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  1. #1
    Senior Member mjsorkin's Avatar
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    Default "draw" on natural hones

    What causes some naturals to feel smooth like glass on water and others to have more feel during the stroke? Is it the hardness of the stone? And what does that say about the speed and fineness of the hone? Would love to know more. I'm fascinated by the natural hones

    ----michael

  2. #2
    There is no charge for Awesomeness Jimbo's Avatar
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    I'd imagine the only thing that effects the feel of the razor on a hone is the topology of the hone surface. This in turn is dictated by the make up of the stone itself, and what you lapped it with. The hardness of the stone is related to its make up (abrasive particles, suspension media) which would then have some impact on the topology of the honing surface, I think.

    I cannot speak for all natural hones, but there is a general rule with Japanese naturals (cannot see why this would not also apply to other natural stones, however) that the harder and finer the stone, the slower the cut. When looking for a Jnat finisher, most will end up with a very hard stone of a high grit that tends to take a few laps to achieve its goal. However, hard and fine do not necessarily have to equal "slow cutter" - hard, fine, and (relatively speaking) fast stones are the ones that sell for the big bucks (in Jnat terms. Some UK and European natural hones seem to be prized for the fact that they are slow cutters of moderate grit, so there is also obviously a cultural element involved also)!

    James.
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    I'd like to ressurect this thread because this too interests me. I've heard that some Jnats feel like you're honing on glass, like the stone is having no effect whatsoever. I recently purchased a jnat that feels very fine and smooth, it takes a while to raise a faint slurry on a slurry stone cut from itself, and it improves the edge i get off a coticule. But here's the funny thing, that is a new feeling to me- it feels literally like im honing on a piece of buttery velvet. There is so much draw its incredible-even when im honing on plain water. I dont really feel the draw when honing a wedge so much, but on a full hollow like a dovo its incredible. I have a creamy dressante coticule that feels similar, though its not as fine as the jnat. Ive not felt this drag when honing on a kitayama synthetic, or a 4k norton (my reference point). Anybody have any idea about the difference between glassy feeling hones and jnats?

  4. #4
    I used Nakayamas for my house mainaman's Avatar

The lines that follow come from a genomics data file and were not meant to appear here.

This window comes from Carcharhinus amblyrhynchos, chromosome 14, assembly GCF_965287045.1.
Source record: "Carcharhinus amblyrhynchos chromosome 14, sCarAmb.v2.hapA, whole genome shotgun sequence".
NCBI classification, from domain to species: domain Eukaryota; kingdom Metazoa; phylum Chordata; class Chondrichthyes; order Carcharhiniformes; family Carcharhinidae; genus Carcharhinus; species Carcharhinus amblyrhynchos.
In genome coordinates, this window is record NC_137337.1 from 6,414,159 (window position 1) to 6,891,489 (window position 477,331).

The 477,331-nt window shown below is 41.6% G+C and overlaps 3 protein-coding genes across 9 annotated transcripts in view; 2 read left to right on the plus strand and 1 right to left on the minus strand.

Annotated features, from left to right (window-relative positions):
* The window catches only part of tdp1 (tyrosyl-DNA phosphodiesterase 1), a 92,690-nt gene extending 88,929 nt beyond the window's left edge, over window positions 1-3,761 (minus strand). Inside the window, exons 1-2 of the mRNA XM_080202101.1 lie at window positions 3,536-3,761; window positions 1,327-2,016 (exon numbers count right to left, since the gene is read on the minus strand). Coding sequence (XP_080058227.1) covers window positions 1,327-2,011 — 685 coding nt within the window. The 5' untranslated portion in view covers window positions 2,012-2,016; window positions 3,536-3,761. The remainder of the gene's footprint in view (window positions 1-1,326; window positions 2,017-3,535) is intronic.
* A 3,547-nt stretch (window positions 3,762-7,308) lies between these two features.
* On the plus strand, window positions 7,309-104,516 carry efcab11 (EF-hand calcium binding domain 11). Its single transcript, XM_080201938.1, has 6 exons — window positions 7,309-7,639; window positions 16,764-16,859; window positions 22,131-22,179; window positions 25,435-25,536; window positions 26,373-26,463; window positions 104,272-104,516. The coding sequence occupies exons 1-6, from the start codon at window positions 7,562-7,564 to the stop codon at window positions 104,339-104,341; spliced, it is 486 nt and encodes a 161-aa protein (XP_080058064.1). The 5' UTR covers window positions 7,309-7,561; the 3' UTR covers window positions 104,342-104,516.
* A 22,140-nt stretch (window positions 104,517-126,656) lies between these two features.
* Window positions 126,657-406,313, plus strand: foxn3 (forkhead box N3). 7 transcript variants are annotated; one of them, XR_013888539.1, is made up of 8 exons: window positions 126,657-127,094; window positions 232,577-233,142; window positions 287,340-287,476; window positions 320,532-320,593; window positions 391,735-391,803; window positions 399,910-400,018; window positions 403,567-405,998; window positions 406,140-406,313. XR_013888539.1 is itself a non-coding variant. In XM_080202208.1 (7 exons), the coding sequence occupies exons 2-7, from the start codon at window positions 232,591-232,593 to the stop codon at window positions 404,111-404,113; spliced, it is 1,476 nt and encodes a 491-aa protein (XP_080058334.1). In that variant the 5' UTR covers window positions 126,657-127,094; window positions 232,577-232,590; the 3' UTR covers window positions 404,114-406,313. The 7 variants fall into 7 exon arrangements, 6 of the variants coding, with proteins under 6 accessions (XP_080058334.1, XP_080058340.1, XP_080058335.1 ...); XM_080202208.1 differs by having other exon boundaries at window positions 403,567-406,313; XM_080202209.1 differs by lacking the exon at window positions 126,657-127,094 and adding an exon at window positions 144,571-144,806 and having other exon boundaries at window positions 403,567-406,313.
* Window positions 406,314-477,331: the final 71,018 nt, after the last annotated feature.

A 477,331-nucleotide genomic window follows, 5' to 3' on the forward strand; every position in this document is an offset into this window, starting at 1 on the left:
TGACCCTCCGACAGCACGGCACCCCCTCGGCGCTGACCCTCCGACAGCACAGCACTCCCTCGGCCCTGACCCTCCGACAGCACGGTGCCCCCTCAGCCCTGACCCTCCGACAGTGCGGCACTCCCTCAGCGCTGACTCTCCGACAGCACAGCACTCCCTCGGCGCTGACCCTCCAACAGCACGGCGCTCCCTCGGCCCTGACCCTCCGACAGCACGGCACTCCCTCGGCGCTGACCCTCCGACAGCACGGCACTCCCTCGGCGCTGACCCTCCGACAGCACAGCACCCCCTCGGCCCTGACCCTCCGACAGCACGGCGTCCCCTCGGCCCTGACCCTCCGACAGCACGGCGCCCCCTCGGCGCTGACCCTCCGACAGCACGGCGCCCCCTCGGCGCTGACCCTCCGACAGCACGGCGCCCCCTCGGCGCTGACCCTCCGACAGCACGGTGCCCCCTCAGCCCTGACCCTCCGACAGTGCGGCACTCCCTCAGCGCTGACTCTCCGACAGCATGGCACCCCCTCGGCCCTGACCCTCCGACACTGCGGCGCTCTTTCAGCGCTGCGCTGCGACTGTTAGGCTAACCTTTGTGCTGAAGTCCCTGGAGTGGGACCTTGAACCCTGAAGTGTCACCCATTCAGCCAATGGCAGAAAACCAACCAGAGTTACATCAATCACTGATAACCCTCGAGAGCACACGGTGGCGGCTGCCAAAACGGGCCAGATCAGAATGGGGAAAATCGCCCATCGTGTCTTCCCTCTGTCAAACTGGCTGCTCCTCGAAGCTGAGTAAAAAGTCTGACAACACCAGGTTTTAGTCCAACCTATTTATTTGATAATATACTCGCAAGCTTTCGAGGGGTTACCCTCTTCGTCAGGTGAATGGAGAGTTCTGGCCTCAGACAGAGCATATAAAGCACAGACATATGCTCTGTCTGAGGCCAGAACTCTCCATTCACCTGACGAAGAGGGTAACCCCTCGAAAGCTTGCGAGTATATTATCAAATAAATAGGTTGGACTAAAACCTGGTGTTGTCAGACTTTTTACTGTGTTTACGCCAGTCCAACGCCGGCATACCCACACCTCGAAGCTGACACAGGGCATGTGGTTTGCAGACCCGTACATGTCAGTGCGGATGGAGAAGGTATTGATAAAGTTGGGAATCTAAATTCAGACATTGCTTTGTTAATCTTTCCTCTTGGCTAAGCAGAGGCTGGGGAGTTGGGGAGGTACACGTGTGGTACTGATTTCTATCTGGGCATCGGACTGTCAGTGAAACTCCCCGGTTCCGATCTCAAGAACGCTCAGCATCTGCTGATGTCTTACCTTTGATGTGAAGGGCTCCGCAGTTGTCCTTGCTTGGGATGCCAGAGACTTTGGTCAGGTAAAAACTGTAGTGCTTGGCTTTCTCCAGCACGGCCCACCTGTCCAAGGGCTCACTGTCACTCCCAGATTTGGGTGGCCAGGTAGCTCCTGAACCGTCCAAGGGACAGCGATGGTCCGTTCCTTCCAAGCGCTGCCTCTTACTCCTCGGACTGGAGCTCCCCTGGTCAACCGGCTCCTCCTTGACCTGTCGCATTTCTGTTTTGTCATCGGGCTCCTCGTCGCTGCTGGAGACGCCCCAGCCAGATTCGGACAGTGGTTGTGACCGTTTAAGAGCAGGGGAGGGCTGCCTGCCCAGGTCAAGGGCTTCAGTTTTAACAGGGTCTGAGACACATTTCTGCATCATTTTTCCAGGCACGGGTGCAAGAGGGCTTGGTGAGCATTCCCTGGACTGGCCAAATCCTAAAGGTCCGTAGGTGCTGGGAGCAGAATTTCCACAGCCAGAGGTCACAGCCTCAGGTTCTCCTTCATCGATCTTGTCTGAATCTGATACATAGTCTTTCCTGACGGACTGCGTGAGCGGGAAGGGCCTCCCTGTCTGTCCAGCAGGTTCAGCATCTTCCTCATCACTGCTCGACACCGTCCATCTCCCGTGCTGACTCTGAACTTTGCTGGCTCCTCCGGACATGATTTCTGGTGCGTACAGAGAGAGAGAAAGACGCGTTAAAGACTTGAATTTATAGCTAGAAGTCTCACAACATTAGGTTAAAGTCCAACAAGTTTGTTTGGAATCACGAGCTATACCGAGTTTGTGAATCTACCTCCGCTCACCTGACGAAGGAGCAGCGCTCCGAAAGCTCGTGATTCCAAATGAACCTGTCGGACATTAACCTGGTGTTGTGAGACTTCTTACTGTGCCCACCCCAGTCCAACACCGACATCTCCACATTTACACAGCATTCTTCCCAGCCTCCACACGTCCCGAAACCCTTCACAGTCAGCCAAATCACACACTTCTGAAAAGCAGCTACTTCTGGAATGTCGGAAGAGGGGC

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    For Jnats, finer stones feel more like glass, that does not mean more buttery feeling stone is not fine enough to shave with.
    One more thing to look for when determining fineness is to listen to the stone, the really fine ones are quiet, and less fine ones one will be able to hear while honing.
    Stefan

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    str8fencer (01-27-2012)

  6. #5
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    Quote Originally Posted by mainaman View Post
    For Jnats, finer stones feel more like glass, that does not mean more buttery feeling stone is not fine enough to shave with.
    One more thing to look for when determining fineness is to listen to the stone, the really fine ones are quiet, and less fine ones one will be able to hear while honing.
    Alex described my stone as "ultra fine" in his description of it on his website, and a level 5- in all his determining categories, (HHT level 4 he says, I think) but my stone is silent and buttery, even with a full hollow. One of my coticules is loud, the other is quiter, but still vocal. It's possible my hearing is not as sensitive to the jnat
    s sound, though, since I don't have much experience with naturals. I'd love to find out how fine my jnat is, but I suppose that really doesn't matter, since it does what I want it to do. I'm thinking the very fine jnats are probably just not for me, because I'm not a fan of that "honing on glass" feeling on a hone, I love that feedback! I wouldn't know when the razor's ready on a glassy feeling hone. Maybe one of those will be in my future down the road, when I'm keener to the feeling/sounds of the finer hones...

    thanks for the tip!
    Last edited by woodsmandave; 01-27-2012 at 03:30 PM.

  7. #6
    I used Nakayamas for my house mainaman's Avatar
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    Quote Originally Posted by woodsmandave View Post
    My stone is silent and buttery, even with a full hollow. A paradox?
    I said that a buttery feeling stone can be very fine too, where is the paradox here?
    Stefan

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    I think I edited that part out as you were responding to it. No paradox, it just took me a second read to get what you were saying. Dyslexia (on my end)

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